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      Frequently Asked Questions About Celiac Disease   09/30/2015

      This Celiac.com FAQ on celiac disease will guide you to all of the basic information you will need to know about the disease, its diagnosis, testing methods, a gluten-free diet, etc.   Subscribe to FREE Celiac.com email alerts   What are the major symptoms of celiac disease? Celiac Disease Symptoms What testing is available for celiac disease? - list blood tests, endo with biopsy, genetic test and enterolab (not diagnostic) Celiac Disease Screening Interpretation of Celiac Disease Blood Test Results Can I be tested even though I am eating gluten free? How long must gluten be taken for the serological tests to be meaningful? The Gluten-Free Diet 101 - A Beginner's Guide to Going Gluten-Free Is celiac inherited? Should my children be tested? Ten Facts About Celiac Disease Genetic Testing Is there a link between celiac and other autoimmune diseases? Celiac Disease Research: Associated Diseases and Disorders Is there a list of gluten foods to avoid? Unsafe Gluten-Free Food List (Unsafe Ingredients) Is there a list of gluten free foods? Safe Gluten-Free Food List (Safe Ingredients) Gluten-Free Alcoholic Beverages Distilled Spirits (Grain Alcohols) and Vinegar: Are they Gluten-Free? Where does gluten hide? Additional Things to Beware of to Maintain a 100% Gluten-Free Diet What if my doctor won't listen to me? An Open Letter to Skeptical Health Care Practitioners Gluten-Free recipes: Gluten-Free Recipes Where can I buy gluten-free stuff? Support this site by shopping at The Celiac.com Store.

Gastro Problems With No Idea What To Do
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Hi,

I discovered this forum through a search online. I have extreme gastro problems and it is driving me crazy. I have had allergies my whole life, mostly to outdoor things or pets. Then, at 16yrs old, I got diagnoised with mild asthma that my doctor said was in result of all my allergies. A few years ago, a blood test showed I had a pre-rheumatoid arthritis condition, but that kind of went away. Then, the burping started and the full stomach feeling after I ate a small amount. I am thin, but I was a lot thinner back then, so I had this thin body and big stomach puffed out. I had insurance back then so I went to doctor after doctor who gave me every acid relieving drug: Prilosec, Nexium, Acidfex and others but and nothing worked. Finally, I got an endoscopy and they said I have gastritis. That was a few yrs ago when no one really heard of Celiac Disease, so I didn't get tested for that or either I didn't know if they did or not. Now, I have no insurance and it seems everything I eat is a problem. And I was wondering if it can also be Celiac as well. Is there a way to test without a soctor's visit? I also have been reading the questions about brain fog and fatique elsewhere in the forums. I have all of that, and not being able to concentrate and being cold as well. I had been diagnosed with anemia yrs ago. So, what can I do? Should I try gluten-free for a few days? Weeks? Clueless on what to do next because I love food, especially desserts and pizza. I tried a gluten-free pizza and hated it. Please help. Thanks! :)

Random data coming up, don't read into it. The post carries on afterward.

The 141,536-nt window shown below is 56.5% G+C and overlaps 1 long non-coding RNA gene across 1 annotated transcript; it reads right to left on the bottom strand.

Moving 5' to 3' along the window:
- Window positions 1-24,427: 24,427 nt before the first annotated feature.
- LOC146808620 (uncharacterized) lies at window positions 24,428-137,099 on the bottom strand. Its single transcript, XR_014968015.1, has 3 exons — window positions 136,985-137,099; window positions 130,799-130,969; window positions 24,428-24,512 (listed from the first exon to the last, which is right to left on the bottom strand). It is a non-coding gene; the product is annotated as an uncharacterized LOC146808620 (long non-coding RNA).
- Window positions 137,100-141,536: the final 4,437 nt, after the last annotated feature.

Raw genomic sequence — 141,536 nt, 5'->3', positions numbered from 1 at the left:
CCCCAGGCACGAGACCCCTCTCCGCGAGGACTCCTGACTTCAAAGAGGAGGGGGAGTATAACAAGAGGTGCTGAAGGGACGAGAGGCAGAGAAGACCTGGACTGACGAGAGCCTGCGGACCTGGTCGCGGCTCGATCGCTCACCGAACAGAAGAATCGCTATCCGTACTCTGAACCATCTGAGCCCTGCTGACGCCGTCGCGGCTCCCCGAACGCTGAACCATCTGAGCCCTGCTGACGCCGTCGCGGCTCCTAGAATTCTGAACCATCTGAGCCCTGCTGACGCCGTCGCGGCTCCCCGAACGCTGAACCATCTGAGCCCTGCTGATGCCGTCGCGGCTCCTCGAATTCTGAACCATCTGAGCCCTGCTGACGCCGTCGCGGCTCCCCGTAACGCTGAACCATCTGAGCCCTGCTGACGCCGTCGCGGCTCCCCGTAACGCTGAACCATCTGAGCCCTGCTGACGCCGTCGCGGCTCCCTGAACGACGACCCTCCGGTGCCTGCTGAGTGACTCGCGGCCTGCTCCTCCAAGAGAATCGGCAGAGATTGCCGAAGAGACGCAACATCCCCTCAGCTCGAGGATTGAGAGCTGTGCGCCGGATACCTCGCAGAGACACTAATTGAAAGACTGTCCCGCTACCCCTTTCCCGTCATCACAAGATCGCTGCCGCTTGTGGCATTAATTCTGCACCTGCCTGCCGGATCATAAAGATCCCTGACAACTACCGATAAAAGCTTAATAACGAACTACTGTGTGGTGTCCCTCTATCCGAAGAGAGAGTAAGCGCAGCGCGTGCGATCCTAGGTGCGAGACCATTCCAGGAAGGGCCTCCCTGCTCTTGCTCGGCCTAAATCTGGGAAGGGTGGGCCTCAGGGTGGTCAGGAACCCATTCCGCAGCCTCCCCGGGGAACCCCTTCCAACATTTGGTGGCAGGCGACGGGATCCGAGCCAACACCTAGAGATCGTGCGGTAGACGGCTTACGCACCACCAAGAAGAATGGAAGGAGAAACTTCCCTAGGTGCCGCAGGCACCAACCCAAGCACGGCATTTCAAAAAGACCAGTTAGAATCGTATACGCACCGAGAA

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Wow, you scarily fit the celiac description, you really need to be tested. Unfortunately it will cost you money to get the celiac blood panel, I assume you live in the States, I am not sure of the costs down there. If you can pay out of pocket, I would, a situation like this can be life changing and would be well worth the money.

Here are the tests you need:

Total serum IgA- Nothing to do with celiac, but if it is low all of your IgA antibody's will have false negative result.

Deamidated Gliadin IgA - In IgA sufficient people this is the most accurate test in your body's response to gluten

Deamidated Gliadin IgG - Another pretty specific test, particularly useful if you are IgA deficient.

Tissue Transglutaminase IgA- This is a test that looks at damage in your intestines, it can be false positive sometimes but unlikely in a case like yours

Endomysial IgA- This one is very specific for intestinal damage, 99 percent of the time it is because of celiac. There are no false positives for this test really, if it is positive your intestines are damaged.

You can't go on a gluten free diet before these tests or you run the risk of false negatives. If you can, scrounge up the money, get the blood tests, and then try going gluten free for a couple months to see. Also, you just aren't trying the right gluten free pizza, I actually prefer the taste of the gluten free pizza at my local pizza shop to the gluten containing one. Trust me when I say being gluten free is not a big deal and once you get the hang of it you will be creating foods that are just as delicious and you will forget you even have a restrictive diet.

Let me know if you have any other questions.

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